Back to the (arena) future
Private emails between the NBA and the Maloofs reveal arena negotiations rife with mixed messages, political maneuvering
It appears that the Maloofs were never bargaining in bad faith. Perhaps when it comes to business deals, the Sacramento Kings owners are just bad.
But maybe the city of Sacramento, led by Mayor Kevin Johnson, understood that the city and the National Basketball Association could never truly seal a new arena deal with the family.
So, in lieu of forging an honest pact, did the city and the NBA mix up their messages and lure the Maloofs into a public-relations nightmare?
Private emails between George Maloof and the NBA, which SN&R obtained last week, reveal that while the Kings owners went along with the February 27 Orlando handshake deal—tears and all—the arena pact was anything but “game over.”<object width="550" height="400" ><param name="movie" value="http://www.timetoast.com/flash/TimelineViewer.swf?passedTimelines=332066" /><param name="passedTimelines" value="332066" /><param name="allowScriptAccess" value="always" /><param name="bgColor" value="#fff" /><embed src="http://www.timetoast.com/flash/TimelineViewer.swf?passedTimelines=332066" type="application/x-shockwave-flash" passedTimelines="332066" width="550" height="400" bgColor="#fff" allowScriptAccess="always" /></object>
Consider: Less than 48 hours after the Orlando press conference, NBA executive counsel Harvey Benjamin, a liaison to both the city and the Kings during the year-long arena negations, wrote to a concerned Maloof family that there would still be a chance to say no to the deal.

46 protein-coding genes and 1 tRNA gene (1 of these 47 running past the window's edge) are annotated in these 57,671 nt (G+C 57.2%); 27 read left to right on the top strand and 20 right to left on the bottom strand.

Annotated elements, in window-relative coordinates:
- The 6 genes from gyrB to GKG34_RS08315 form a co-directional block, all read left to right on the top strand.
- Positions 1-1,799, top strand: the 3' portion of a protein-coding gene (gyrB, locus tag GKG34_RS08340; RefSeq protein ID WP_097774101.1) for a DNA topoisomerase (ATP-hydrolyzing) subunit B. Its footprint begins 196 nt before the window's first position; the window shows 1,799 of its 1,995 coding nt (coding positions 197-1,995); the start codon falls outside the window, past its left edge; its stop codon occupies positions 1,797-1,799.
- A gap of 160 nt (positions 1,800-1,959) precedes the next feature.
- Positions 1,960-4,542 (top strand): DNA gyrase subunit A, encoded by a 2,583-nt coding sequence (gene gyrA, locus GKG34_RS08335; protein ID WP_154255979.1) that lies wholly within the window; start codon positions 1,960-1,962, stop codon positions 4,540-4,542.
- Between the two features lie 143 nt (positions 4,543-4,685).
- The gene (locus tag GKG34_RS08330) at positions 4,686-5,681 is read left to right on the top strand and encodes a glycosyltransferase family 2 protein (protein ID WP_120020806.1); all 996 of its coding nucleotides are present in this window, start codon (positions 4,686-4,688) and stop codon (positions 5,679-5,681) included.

The private email reads: If “things are not worked out to your reasonable satisfaction, you will have the opportunity to pull out” of the agreement.
The timeline of the deal’s unraveling goes back to the morning of Wednesday, February 29. Sacramento officials were busy preparing a term sheet for city council’s approval in a week’s time. Joe and Gavin Maloof were actually sleeping, according to George Maloof, who was up, awake—and hastily firing off an email to the NBA:
“The following represents our responses to our meeting in Orlando. These need to be addressed in the term sheet with the city,” George wrote. “Hopefully I included everything.”
George’s private email included 13 points of concern—not unlike the items in the oft-cited “redlined term sheet,” which the mayor called “deal breakers” last week.
NBA counsel Benjamin, however, didn’t describe these concerns deal breakers. In a February 29 email reply from Benjamin to George, he repeatedly stated that the family’s issues—pertaining to collateral on the 1997 loan, cost overruns, predevelopment expenses, Comcast’s TV deal, VIP parking spaces, the zoning of the Natomas land and even an NHL team coming to Sacramento—still would have the chance to be “ironed out.”
The NBA’s assurances come in direct conflict with Mayor Johnson’s statements that the arena term sheet was non-negotiable.